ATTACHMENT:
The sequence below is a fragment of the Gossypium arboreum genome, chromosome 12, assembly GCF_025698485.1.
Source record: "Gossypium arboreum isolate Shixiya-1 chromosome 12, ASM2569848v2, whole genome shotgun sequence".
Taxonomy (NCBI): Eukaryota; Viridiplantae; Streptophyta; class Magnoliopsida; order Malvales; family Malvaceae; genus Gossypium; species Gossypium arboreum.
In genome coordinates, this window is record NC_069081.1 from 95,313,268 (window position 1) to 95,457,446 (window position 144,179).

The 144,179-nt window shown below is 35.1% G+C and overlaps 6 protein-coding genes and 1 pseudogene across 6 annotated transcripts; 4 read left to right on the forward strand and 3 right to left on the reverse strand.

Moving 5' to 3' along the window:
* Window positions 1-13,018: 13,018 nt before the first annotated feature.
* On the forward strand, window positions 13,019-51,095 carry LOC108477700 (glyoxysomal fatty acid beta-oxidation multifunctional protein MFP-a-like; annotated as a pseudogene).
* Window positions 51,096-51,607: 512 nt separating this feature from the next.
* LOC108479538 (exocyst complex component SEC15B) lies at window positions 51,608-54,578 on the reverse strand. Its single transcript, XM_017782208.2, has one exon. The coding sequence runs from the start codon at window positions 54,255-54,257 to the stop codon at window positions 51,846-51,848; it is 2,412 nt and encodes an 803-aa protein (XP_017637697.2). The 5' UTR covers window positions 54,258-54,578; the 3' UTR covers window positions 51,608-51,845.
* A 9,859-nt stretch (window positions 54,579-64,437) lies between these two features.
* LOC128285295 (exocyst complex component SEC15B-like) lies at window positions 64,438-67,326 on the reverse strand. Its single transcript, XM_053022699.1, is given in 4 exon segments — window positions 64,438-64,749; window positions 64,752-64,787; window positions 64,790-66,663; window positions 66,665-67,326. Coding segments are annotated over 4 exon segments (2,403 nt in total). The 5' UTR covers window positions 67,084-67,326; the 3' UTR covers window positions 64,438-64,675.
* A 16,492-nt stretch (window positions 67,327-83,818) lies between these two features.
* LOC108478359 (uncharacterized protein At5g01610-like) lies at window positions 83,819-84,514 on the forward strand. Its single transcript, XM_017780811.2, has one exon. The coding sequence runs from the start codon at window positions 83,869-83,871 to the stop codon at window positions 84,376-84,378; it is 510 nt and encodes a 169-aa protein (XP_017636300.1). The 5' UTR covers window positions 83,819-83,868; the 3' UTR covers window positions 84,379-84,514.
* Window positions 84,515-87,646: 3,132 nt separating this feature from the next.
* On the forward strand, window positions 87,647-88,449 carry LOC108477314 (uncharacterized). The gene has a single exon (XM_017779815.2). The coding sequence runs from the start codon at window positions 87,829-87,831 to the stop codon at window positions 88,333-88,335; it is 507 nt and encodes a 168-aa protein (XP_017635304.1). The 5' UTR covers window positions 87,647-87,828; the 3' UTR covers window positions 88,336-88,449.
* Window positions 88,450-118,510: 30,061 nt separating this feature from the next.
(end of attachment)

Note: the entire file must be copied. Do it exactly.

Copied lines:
The sequence below is a fragment of the Gossypium arboreum genome, chromosome 12, assembly GCF_025698485.1.
Source record: "Gossypium arboreum isolate Shixiya-1 chromosome 12, ASM2569848v2, whole genome shotgun sequence".
Taxonomy (NCBI): Eukaryota; Viridiplantae; Streptophyta; class Magnoliopsida; order Malvales; family Malvaceae; genus Gossypium; species Gossypium arboreum.
In genome coordinates, this window is record NC_069081.1 from 95,313,268 (window position 1) to 95,457,446 (window position 144,179).

The 144,179-nt window shown below is 35.1% G+C and overlaps 6 protein-coding genes and 1 pseudogene across 6 annotated transcripts; 4 read left to right on the forward strand and 3 right to left on the reverse strand.

Moving 5' to 3' along the window:
* Window positions 1-13,018: 13,018 nt before the first annotated feature.
* On the forward strand, window positions 13,019-51,095 carry LOC108477700 (glyoxysomal fatty acid beta-oxidation multifunctional protein MFP-a-like; annotated as a pseudogene).
* Window positions 51,096-51,607: 512 nt separating this feature from the next.
* LOC108479538 (exocyst complex component SEC15B) lies at window positions 51,608-54,578 on the reverse strand. Its single transcript, XM_017782208.2, has one exon. The coding sequence runs from the start codon at window positions 54,255-54,257 to the stop codon at window positions 51,846-51,848; it is 2,412 nt and encodes an 803-aa protein (XP_017637697.2). The 5' UTR covers window positions 54,258-54,578; the 3' UTR covers window positions 51,608-51,845.
* A 9,859-nt stretch (window positions 54,579-64,437) lies between these two features.
* LOC128285295 (exocyst complex component SEC15B-like) lies at window positions 64,438-67,326 on the reverse strand. Its single transcript, XM_053022699.1, is given in 4 exon segments — window positions 64,438-64,749; window positions 64,752-64,787; window positions 64,790-66,663; window positions 66,665-67,326. Coding segments are annotated over 4 exon segments (2,403 nt in total). The 5' UTR covers window positions 67,084-67,326; the 3' UTR covers window positions 64,438-64,675.
* A 16,492-nt stretch (window positions 67,327-83,818) lies between these two features.
* LOC108478359 (uncharacterized protein At5g01610-like) lies at window positions 83,819-84,514 on the forward strand. Its single transcript, XM_017780811.2, has one exon. The coding sequence runs from the start codon at window positions 83,869-83,871 to the stop codon at window positions 84,376-84,378; it is 510 nt and encodes a 169-aa protein (XP_017636300.1). The 5' UTR covers window positions 83,819-83,868; the 3' UTR covers window positions 84,379-84,514.
* Window positions 84,515-87,646: 3,132 nt separating this feature from the next.
* On the forward strand, window positions 87,647-88,449 carry LOC108477314 (uncharacterized). The gene has a single exon (XM_017779815.2). The coding sequence runs from the start codon at window positions 87,829-87,831 to the stop codon at window positions 88,333-88,335; it is 507 nt and encodes a 168-aa protein (XP_017635304.1). The 5' UTR covers window positions 87,647-87,828; the 3' UTR covers window positions 88,336-88,449.
* Window positions 88,450-118,510: 30,061 nt separating this feature from the next.